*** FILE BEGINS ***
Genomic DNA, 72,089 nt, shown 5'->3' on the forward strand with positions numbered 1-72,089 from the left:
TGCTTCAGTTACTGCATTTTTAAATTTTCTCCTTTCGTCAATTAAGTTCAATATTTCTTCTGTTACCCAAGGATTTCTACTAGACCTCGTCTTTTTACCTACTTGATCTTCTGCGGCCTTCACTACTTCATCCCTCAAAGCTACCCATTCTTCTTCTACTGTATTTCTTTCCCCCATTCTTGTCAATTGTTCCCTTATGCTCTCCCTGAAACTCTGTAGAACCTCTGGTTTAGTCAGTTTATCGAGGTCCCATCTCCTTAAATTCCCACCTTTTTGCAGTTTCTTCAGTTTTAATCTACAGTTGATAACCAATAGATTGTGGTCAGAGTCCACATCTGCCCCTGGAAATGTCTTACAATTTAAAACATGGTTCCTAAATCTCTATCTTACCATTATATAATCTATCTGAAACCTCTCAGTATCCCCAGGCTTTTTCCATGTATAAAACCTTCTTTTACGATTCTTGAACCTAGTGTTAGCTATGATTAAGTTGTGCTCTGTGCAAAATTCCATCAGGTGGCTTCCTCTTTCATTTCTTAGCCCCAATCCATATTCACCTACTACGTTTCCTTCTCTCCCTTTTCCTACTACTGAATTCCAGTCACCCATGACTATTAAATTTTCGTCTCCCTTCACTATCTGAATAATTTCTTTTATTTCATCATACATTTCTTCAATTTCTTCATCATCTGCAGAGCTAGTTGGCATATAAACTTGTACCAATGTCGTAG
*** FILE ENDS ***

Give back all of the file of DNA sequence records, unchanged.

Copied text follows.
Genomic DNA, 72,089 nt, shown 5'->3' on the forward strand with positions numbered 1-72,089 from the left:
TGCTTCAGTTACTGCATTTTTAAATTTTCTCCTTTCGTCAATTAAGTTCAATATTTCTTCTGTTACCCAAGGATTTCTACTAGACCTCGTCTTTTTACCTACTTGATCTTCTGCGGCCTTCACTACTTCATCCCTCAAAGCTACCCATTCTTCTTCTACTGTATTTCTTTCCCCCATTCTTGTCAATTGTTCCCTTATGCTCTCCCTGAAACTCTGTAGAACCTCTGGTTTAGTCAGTTTATCGAGGTCCCATCTCCTTAAATTCCCACCTTTTTGCAGTTTCTTCAGTTTTAATCTACAGTTGATAACCAATAGATTGTGGTCAGAGTCCACATCTGCCCCTGGAAATGTCTTACAATTTAAAACATGGTTCCTAAATCTCTATCTTACCATTATATAATCTATCTGAAACCTCTCAGTATCCCCAGGCTTTTTCCATGTATAAAACCTTCTTTTACGATTCTTGAACCTAGTGTTAGCTATGATTAAGTTGTGCTCTGTGCAAAATTCCATCAGGTGGCTTCCTCTTTCATTTCTTAGCCCCAATCCATATTCACCTACTACGTTTCCTTCTCTCCCTTTTCCTACTACTGAATTCCAGTCACCCATGACTATTAAATTTTCGTCTCCCTTCACTATCTGAATAATTTCTTTTATTTCATCATACATTTCTTCAATTTCTTCATCATCTGCAGAGCTAGTTGGCATATAAACTTGTACCAATGTCGTAG